Top officials in Mossad, Israel's intelligence service, have recorded a shocking 70% increase in donations to Hamas-linked charities since the group's deadly Oct. 7 attack.
On Tuesday, CNBC cited a former Mossad official and several other anonymous individuals still in the agency as attesting to nearly $100 million going to the charities over the past seven weeks.
It makes Israel's job of regulating the money going into the Gaza Strip more difficult. The Jewish state, which has blockaded Gaza for years, largely controls what goes in or comes out of the country.
Israel has tried to only allow humanitarian assistance into Gaza as it invades the Hamas-controlled region in response to Oct. 7, where an estimated 859 civilians in Israel were slaughtered.
However, the status of private charity groups has proven to be a complicated topic. While many provide aid to Palestinian civilians, some also have deep affiliations with the Hamas government.
"We don't want to designate charities and cut off funding for things that are legitimate," an Israeli Foreign Ministry official explained to the network.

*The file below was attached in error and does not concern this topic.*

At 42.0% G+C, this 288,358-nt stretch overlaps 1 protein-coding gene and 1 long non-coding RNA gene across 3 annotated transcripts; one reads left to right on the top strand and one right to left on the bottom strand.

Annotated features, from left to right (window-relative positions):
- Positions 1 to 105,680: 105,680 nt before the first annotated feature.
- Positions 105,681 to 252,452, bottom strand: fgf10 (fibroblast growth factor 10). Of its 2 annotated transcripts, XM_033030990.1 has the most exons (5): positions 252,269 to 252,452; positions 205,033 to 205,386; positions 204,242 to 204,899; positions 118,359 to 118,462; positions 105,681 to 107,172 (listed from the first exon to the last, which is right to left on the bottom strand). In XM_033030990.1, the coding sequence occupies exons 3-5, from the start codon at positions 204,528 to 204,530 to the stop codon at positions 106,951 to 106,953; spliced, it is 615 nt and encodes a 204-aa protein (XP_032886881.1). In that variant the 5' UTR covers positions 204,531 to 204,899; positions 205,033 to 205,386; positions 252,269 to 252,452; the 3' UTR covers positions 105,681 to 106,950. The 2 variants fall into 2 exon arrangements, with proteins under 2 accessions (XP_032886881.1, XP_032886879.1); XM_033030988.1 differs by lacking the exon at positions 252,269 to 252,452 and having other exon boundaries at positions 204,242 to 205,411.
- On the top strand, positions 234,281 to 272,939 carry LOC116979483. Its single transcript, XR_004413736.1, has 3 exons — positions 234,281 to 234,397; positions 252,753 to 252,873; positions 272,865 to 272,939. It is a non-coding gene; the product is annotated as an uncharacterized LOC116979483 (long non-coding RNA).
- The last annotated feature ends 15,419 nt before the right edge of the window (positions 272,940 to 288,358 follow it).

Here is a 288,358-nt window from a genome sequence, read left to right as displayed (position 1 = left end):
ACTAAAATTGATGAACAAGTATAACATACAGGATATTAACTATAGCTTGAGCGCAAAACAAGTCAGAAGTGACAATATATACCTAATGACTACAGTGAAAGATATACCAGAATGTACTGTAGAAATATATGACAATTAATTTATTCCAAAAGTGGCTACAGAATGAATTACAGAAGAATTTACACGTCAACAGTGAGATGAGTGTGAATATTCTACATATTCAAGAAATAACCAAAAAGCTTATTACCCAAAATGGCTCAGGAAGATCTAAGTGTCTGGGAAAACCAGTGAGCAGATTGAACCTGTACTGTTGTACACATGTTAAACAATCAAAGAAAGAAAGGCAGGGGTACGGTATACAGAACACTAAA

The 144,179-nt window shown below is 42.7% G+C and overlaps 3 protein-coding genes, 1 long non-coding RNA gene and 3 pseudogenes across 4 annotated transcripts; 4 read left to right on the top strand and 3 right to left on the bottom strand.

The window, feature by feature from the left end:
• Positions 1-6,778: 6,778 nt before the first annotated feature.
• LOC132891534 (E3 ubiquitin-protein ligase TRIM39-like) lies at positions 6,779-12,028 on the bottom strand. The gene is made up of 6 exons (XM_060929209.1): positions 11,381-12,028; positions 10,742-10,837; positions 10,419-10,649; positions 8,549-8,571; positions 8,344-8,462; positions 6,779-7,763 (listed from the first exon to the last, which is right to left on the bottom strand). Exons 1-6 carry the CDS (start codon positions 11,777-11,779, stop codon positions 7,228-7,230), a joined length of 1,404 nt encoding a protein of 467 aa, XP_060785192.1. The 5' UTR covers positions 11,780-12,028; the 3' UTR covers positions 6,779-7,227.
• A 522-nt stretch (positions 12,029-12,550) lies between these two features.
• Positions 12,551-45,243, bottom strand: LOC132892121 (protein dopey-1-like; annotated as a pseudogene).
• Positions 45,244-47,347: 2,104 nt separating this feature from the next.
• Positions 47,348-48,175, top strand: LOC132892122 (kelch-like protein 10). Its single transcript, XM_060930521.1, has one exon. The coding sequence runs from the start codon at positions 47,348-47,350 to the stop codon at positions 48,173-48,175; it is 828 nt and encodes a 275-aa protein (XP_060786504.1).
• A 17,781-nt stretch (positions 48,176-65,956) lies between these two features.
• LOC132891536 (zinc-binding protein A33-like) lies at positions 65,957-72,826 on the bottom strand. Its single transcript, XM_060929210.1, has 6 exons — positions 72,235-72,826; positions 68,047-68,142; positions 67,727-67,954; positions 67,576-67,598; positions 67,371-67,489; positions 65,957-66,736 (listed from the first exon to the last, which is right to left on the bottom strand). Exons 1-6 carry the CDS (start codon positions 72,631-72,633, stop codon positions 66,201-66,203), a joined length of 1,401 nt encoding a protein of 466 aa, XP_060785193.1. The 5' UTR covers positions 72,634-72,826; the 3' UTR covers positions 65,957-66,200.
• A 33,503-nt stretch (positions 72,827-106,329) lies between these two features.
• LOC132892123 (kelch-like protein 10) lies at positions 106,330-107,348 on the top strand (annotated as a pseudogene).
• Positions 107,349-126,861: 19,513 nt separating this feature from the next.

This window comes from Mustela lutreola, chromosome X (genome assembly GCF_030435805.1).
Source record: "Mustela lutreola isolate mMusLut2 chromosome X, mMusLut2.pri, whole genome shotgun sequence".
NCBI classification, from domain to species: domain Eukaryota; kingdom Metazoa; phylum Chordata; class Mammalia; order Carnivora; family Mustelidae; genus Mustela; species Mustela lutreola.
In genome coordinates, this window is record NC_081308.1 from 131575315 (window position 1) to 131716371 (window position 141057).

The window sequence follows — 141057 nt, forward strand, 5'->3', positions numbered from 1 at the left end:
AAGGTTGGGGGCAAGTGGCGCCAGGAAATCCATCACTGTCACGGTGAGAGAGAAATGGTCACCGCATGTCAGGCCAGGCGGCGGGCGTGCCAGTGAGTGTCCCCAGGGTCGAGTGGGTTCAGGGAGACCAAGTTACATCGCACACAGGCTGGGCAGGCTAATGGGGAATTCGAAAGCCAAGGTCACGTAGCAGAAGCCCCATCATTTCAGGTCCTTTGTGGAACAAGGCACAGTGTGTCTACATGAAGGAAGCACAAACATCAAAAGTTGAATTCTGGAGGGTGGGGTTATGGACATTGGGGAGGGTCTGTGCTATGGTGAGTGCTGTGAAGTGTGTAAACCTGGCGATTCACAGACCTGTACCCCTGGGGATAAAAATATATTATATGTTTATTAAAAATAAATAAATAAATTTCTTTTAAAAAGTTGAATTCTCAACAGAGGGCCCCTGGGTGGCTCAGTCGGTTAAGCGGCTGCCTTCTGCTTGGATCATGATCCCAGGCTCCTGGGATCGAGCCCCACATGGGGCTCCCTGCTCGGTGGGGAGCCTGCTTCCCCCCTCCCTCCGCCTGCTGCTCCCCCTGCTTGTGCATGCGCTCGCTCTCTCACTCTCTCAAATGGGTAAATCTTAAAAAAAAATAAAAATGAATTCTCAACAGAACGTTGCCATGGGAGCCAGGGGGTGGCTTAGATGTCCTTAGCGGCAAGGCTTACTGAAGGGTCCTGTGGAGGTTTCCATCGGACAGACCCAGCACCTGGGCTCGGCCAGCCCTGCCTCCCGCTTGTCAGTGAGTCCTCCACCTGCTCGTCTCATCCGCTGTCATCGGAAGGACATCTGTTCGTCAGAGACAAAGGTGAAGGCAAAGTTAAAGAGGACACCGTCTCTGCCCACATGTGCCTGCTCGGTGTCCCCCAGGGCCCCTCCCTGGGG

The news comes one day after the United Kingdom's Charity Commission said it would crack down on "those who intentionally or recklessly abuse charities" to promote antisemitic and extremist rhetoric.
"These include charities representing communities across the religious divide, although these, to date, largely concern allegations of antisemitic or hate speech," wrote Orlando Fraser KC, the commission's chair.
"Charities must not allow their premises, events or online content to become forums for hate speech against any community or unlawful extremism," he added.
Luca Cacciatore ✉
Luca Cacciatore, a Newsmax general assignment writer, is based in Arlington, Virginia, reporting on news and politics.
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